Las Vegas Sun

December 15, 2018

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The Las Vegas Bowl continues to help set the standard for sports entertainment

Las Vegas Bowl Warm Up

L.E. Baskow

The Oregon Ducks and Boise State Broncos warm up to face each other during the Las Vegas Bowl at Sam Boyd Stadium.

The Vegas Golden Knights have been given a lot of credit for injecting plenty of Vegas-style entertainment into hockey games at T-Mobile Arena, and deservedly so. In the team’s inaugural season, only its winning ways generated more buzz in the NHL than the pregame shows and vibrant, loud atmosphere created around home ice.

But big-time sports events had a monster presence in Las Vegas before the Knights stormed the Strip and the officials presenting those events have always had a way of escalating the entertainment surrounding the game. One great example is the Las Vegas Bowl, which will kick off college football’s bowl season on Saturday, December 15, when Arizona State plays Fresno State at Sam Boyd Stadium.

Held every December at the 40,000-capacity stadium since 1992, the game offers all the pageantry and tradition of college football with plenty of extra Vegas — and it starts well before kickoff. When the teams arrive on Tuesday, the players will be greeted by an Elvis impersonator and the coaches and their wives will be feted with a reception and aerial tour of Las Vegas via Maverick Helicopters. Another welcome reception is set for Wednesday at downtown’s iconic Fremont Street Experience and Friday’s annual Kickoff Luncheon will be held at the Joint at the Hard Rock Hotel featuring guest speaker Trent Dilfer. The pep rally on Fremont Street sets the tone Friday night for Saturday’s Bud Light fan fest, a massive tailgate experience featuring live music, food, games and a battle of the bands from each team.

Las Vegas Bowl Pep Rally

Boise State cheerleader Chelsea Borlase participates during a pep rally at the Fremont Street Experience Friday, Dec. 15, 2017, in Las Vegas. The Boise State Bronco will take on the Oregon Ducks in the 26th edition of the Las Vegas Bowl at Sam Boyd Stadium on Saturday. Launch slideshow »

The game itself is packed with entertainment innovations unique to the Las Vegas Bowl, including a first quarter performance from rising country rock group The Powell Brothers (who are also scheduled to perform the National Anthem), artists from the new Cosmopolitan show “Opium” performing at halftime and more acts from “Absinthe” at Caesars Palace in the second half.

Like Knights games, the Las Vegas Bowl is a nonstop show, and it has been for at least the last decade. Executive Director John Saccenti says incorporating entertainment into sports is simply the Vegas way of doing things.

“I’ll never forget that before the Knights played a single game, one of our guys invited [team president] Kerry Bubolz out to our game,” Saccenti says. “He’s an entertainment guy and he came from the Cleveland Cavaliers and they’ve always done a great job, and he told me, ‘What you guys do is phenomenal.’ He recognized that we have people coming in from two other destinations that want Vegas entertainment.

“The Knights get a ton of credit for reinventing the entertainment side of sporting events and what they do is beyond phenomenal, and I’m not taking credit for that, but hopefully our game helped put it in his head that you need to be special here. And I think you see everybody else in town stepping up their game.”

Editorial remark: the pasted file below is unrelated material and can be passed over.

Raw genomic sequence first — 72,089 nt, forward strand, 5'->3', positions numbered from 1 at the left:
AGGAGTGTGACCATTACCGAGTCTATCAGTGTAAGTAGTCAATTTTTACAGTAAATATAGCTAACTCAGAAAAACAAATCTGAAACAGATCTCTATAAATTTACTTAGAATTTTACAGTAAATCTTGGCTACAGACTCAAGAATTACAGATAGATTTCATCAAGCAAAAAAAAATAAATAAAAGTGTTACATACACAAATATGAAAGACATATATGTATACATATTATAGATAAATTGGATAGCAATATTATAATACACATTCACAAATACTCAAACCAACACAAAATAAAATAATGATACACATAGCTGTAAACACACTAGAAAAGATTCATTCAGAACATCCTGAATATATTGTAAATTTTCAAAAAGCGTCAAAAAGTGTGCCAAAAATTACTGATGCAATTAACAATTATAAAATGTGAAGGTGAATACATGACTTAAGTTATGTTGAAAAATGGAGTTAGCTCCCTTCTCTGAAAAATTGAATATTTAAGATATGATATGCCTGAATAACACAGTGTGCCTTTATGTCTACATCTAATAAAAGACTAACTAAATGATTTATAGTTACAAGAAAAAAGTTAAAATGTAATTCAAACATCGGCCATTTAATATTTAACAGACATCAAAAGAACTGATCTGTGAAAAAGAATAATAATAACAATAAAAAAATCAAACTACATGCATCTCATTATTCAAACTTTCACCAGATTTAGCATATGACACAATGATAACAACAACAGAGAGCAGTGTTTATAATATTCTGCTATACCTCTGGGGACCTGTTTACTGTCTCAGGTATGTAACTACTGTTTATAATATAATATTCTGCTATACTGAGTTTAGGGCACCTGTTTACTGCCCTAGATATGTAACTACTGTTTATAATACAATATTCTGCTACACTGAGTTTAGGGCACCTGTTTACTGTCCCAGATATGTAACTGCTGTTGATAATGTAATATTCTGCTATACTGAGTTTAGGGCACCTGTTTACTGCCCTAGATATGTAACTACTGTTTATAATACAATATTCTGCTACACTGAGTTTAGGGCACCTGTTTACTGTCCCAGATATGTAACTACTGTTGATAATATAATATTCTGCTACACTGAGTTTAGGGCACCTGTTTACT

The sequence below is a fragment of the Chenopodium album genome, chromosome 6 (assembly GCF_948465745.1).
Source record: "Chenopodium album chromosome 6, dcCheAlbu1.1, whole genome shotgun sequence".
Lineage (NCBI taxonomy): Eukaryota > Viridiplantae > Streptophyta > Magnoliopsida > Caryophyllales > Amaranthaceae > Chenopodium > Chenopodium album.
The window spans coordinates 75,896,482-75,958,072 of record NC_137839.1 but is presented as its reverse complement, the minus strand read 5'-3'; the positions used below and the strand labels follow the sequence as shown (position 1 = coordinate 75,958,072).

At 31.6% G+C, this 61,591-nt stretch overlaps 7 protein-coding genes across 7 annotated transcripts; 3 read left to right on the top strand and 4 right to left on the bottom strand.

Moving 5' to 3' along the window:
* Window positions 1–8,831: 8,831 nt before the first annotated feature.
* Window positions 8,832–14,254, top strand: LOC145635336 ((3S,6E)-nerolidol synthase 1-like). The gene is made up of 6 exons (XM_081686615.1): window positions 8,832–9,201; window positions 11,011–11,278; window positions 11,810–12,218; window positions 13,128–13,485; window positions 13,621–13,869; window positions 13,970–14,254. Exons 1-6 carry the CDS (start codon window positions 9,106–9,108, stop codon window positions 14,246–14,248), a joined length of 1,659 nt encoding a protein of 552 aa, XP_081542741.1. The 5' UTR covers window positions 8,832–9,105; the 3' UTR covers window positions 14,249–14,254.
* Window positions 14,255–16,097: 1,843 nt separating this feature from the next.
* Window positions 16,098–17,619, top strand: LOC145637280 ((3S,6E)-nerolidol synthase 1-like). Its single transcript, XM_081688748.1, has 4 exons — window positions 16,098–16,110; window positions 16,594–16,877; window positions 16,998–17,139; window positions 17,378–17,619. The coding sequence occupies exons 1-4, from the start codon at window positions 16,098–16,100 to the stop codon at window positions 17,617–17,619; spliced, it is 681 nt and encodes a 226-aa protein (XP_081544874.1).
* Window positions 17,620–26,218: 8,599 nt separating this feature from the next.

Each college bowl game is different in their programming but most focus on the traditional aspects of the game. The Las Vegas Bowl aims to maintain those traditions while also promoting the destination to its big TV audience as well as the fans in the stadium.

Las Vegas Bowl 2017

Boise State Broncos linebacker Leighton Vander Esch (38) celebrates their win over Oregon in the Las Vegas Bowl Saturday, December 16, 2017, at Sam Boyd Stadium. Boise State clinched their fourth Las Vegas Bowl with a 38-28 win. Launch slideshow »

“We always have Elvis do ‘Viva Las Vegas’ and while we’re always going to talk about and find different ways to entertain fans inside the stadium, one thing to remember is that it’s part of our job to sell the destination of Las Vegas to 6 million people watching on TV,” Saccenti says. “That’s huge for us and for Vegas.”

But TV viewers won’t get a glimpse of the Fan Fest, an incredible party that only comes around once a year.

“The entertainment on game day is awesome but the entertainment before the game is just as great, and in Vegas we just don’t typically do that for college football,” Saccenti says. “For locals, it’s not like a UNLV game at all. This is truly what college football is supposed to be about.”

Of course, football in Las Vegas is about to explode — for UNLV, the NFL’s Raiders and the bowl game — when the new stadium arrives in two years. It’s safe to say the Las Vegas Bowl will be bigger and better than ever in 2020.

“We are very close to finalizing what the future looks like. We’re talking with different conferences about what that game looks like, we’re talking to the Raiders about what it will look like at the stadium,” Saccenti says. “Some people are buying tickets because of the prospects of a bigger, better game and they don’t want to be shut out. We couldn’t [extend] our title sponsorship with Mitsubishi past a two-year deal because we didn’t know the inventory at the stadium. There were too many unknowns. But they came on board for the future, so the stadium has already helped us secure that type of sponsor.”

The annual bowl game will likely be only one major college sports event taking place at the new stadium as Saccenti says the Pac-12 Conference is considering moving its conference championship to Las Vegas. “I believe the College Football National Championship will eventually be here,” he says.